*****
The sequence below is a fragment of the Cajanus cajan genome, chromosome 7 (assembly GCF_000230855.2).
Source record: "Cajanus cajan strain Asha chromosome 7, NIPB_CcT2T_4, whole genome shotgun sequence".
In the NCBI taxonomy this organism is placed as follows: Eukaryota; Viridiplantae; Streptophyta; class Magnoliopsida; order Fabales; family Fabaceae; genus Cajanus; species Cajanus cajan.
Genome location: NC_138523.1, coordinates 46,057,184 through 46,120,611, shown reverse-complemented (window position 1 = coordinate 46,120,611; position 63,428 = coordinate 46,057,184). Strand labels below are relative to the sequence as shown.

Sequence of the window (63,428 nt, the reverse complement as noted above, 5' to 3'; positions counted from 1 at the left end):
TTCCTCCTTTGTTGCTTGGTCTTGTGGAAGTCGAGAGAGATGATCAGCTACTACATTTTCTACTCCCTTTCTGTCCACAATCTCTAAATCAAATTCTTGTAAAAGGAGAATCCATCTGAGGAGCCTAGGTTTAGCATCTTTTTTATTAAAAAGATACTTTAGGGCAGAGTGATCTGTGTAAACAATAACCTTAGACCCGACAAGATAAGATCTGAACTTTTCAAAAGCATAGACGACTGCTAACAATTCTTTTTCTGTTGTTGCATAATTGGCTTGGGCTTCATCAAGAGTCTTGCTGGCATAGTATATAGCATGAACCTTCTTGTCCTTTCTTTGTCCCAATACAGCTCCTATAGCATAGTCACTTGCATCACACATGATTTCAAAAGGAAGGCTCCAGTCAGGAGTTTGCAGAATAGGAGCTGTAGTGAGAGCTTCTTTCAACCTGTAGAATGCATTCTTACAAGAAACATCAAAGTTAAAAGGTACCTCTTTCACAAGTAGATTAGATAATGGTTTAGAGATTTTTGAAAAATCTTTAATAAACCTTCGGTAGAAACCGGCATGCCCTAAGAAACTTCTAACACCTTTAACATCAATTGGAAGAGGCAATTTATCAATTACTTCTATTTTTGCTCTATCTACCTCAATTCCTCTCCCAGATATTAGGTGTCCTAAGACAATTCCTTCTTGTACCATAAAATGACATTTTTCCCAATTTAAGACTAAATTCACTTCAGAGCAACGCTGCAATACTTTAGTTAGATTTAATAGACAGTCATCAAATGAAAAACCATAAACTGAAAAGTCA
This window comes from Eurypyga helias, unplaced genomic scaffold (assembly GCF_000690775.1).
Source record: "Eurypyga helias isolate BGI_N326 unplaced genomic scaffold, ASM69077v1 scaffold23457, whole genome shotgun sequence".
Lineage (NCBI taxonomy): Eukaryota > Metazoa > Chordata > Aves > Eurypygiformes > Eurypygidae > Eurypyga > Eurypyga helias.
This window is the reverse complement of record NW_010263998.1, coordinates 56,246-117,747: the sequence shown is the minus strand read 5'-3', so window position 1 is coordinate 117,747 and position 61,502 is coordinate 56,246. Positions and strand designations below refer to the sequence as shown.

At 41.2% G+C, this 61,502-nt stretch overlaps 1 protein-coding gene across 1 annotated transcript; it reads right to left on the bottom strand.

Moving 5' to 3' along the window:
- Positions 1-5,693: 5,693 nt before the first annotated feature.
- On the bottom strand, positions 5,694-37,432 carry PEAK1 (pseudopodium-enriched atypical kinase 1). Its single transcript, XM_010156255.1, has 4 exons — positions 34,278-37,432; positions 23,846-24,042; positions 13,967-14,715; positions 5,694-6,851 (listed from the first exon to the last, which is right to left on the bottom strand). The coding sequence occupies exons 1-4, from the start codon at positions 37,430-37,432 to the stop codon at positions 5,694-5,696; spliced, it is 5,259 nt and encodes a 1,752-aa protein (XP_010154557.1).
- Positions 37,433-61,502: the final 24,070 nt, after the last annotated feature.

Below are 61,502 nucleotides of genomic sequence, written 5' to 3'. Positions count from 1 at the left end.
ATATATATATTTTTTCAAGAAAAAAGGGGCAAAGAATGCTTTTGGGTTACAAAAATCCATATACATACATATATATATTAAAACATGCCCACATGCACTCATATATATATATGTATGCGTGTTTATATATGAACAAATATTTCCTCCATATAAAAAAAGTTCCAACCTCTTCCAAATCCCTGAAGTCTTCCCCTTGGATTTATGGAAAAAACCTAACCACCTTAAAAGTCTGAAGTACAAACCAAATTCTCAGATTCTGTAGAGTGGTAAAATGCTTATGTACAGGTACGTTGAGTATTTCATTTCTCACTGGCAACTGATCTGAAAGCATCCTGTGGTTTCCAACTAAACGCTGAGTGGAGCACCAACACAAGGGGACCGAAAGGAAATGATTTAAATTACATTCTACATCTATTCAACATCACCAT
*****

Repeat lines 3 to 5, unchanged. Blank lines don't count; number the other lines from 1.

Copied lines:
In the NCBI taxonomy this organism is placed as follows: Eukaryota; Viridiplantae; Streptophyta; class Magnoliopsida; order Fabales; family Fabaceae; genus Cajanus; species Cajanus cajan.
Genome location: NC_138523.1, coordinates 46,057,184 through 46,120,611, shown reverse-complemented (window position 1 = coordinate 46,120,611; position 63,428 = coordinate 46,057,184). Strand labels below are relative to the sequence as shown.

Sequence of the window (63,428 nt, the reverse complement as noted above, 5' to 3'; positions counted from 1 at the left end):